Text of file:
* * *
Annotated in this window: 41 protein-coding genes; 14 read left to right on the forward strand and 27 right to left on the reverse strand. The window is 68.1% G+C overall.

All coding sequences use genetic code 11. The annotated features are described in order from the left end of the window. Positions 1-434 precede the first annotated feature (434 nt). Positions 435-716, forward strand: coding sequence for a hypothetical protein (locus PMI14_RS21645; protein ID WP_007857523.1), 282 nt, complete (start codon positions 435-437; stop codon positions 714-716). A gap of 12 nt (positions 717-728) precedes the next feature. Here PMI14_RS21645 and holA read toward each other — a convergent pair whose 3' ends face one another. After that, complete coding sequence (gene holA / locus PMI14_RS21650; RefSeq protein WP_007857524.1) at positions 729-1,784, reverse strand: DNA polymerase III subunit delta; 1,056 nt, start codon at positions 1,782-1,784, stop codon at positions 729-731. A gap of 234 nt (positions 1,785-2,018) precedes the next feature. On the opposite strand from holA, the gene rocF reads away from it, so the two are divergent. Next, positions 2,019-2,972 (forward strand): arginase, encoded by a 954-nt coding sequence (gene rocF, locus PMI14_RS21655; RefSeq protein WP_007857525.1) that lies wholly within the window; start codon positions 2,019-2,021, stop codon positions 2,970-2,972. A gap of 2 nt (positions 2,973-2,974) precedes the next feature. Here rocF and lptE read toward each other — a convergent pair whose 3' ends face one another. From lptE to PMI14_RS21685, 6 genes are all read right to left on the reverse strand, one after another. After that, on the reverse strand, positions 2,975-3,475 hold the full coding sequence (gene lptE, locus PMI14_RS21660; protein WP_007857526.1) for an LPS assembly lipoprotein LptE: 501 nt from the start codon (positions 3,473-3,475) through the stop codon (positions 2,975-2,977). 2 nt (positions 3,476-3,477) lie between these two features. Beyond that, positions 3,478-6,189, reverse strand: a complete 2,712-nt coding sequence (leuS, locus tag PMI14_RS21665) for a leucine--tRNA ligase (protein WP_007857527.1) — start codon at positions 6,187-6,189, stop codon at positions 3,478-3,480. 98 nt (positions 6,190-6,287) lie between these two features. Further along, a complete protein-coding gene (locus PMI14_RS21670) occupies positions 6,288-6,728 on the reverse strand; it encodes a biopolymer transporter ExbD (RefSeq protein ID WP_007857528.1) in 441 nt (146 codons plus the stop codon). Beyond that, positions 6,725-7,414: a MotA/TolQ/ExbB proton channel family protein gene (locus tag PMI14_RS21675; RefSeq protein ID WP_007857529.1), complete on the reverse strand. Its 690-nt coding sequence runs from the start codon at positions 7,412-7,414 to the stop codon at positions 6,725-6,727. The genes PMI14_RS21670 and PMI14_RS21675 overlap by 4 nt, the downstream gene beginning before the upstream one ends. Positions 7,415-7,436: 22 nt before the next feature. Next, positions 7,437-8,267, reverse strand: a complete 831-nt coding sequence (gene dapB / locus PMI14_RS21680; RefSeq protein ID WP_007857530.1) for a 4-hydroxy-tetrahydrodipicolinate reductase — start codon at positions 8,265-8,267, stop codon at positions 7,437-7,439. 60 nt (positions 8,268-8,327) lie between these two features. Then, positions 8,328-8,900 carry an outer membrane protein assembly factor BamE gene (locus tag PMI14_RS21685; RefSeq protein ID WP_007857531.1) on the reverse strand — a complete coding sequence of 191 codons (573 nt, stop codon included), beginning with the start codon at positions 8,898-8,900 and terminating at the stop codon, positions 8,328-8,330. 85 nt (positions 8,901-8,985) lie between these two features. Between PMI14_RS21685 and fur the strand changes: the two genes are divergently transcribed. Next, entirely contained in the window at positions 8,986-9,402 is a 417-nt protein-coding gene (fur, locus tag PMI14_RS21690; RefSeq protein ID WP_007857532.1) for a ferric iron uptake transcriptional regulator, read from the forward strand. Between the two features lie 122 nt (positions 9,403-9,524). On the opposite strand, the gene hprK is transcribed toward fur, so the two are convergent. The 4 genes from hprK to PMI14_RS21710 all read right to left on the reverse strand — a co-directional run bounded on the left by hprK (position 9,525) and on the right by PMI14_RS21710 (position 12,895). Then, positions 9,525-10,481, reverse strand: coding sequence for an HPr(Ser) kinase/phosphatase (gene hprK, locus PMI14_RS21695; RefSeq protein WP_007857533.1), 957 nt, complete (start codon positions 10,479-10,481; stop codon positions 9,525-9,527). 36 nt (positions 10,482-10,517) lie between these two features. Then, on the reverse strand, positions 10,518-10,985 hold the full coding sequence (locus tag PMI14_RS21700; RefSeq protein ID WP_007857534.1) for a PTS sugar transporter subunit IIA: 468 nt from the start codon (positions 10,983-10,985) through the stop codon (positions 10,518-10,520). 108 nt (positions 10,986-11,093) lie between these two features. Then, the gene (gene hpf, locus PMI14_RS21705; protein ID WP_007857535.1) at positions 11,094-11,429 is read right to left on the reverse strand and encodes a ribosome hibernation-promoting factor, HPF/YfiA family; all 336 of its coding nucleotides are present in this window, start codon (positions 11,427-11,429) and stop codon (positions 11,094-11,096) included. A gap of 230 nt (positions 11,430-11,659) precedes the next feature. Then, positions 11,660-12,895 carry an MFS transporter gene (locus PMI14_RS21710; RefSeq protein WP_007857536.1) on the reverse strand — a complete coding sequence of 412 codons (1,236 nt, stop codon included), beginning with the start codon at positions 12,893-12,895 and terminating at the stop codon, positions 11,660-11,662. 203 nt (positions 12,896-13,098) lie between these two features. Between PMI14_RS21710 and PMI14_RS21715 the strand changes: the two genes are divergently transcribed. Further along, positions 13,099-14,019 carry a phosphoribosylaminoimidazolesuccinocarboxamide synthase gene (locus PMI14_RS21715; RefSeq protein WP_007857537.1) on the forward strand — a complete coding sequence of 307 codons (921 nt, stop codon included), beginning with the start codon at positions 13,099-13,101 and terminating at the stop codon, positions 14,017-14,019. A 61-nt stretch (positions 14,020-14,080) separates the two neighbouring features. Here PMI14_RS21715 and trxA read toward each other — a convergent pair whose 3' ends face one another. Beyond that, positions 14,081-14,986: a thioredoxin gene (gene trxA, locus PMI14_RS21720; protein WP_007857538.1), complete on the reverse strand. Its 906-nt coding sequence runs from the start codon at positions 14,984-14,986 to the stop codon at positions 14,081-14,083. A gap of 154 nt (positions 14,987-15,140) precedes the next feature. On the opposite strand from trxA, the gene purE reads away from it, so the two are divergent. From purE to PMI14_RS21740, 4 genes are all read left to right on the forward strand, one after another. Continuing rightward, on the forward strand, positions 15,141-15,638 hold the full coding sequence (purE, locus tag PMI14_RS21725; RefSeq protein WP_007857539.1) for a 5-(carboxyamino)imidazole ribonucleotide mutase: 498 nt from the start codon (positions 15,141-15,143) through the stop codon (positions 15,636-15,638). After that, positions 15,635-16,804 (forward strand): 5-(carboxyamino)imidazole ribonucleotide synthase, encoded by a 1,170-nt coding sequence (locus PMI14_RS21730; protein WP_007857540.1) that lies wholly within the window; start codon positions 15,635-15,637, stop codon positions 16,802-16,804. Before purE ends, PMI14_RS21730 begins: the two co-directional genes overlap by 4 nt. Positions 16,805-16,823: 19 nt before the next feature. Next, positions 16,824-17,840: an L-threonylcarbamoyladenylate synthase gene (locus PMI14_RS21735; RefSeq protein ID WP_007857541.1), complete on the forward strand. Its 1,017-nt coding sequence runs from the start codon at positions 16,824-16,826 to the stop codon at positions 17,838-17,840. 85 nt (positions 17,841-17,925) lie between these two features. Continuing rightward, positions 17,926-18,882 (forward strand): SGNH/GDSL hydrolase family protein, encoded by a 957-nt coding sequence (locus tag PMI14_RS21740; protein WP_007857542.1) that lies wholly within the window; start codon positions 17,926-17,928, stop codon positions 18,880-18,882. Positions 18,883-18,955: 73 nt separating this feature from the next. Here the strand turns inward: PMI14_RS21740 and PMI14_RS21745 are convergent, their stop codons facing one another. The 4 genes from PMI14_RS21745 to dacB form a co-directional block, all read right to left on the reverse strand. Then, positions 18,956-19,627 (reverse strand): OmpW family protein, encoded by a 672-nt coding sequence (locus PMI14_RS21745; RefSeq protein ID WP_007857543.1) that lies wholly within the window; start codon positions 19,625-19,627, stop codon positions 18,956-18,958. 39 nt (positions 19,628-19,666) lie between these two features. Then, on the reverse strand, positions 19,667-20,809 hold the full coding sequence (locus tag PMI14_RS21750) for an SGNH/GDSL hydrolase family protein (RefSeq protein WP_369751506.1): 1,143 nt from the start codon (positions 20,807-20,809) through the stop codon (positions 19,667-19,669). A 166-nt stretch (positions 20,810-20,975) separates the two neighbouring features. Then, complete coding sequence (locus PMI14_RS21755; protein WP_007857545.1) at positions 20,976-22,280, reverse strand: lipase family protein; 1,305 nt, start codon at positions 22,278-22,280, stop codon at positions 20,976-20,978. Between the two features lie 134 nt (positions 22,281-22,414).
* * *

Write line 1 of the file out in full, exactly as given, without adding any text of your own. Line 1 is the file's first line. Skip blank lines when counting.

Annotated in this window: 41 protein-coding genes; 14 read left to right on the forward strand and 27 right to left on the reverse strand. The window is 68.1% G+C overall.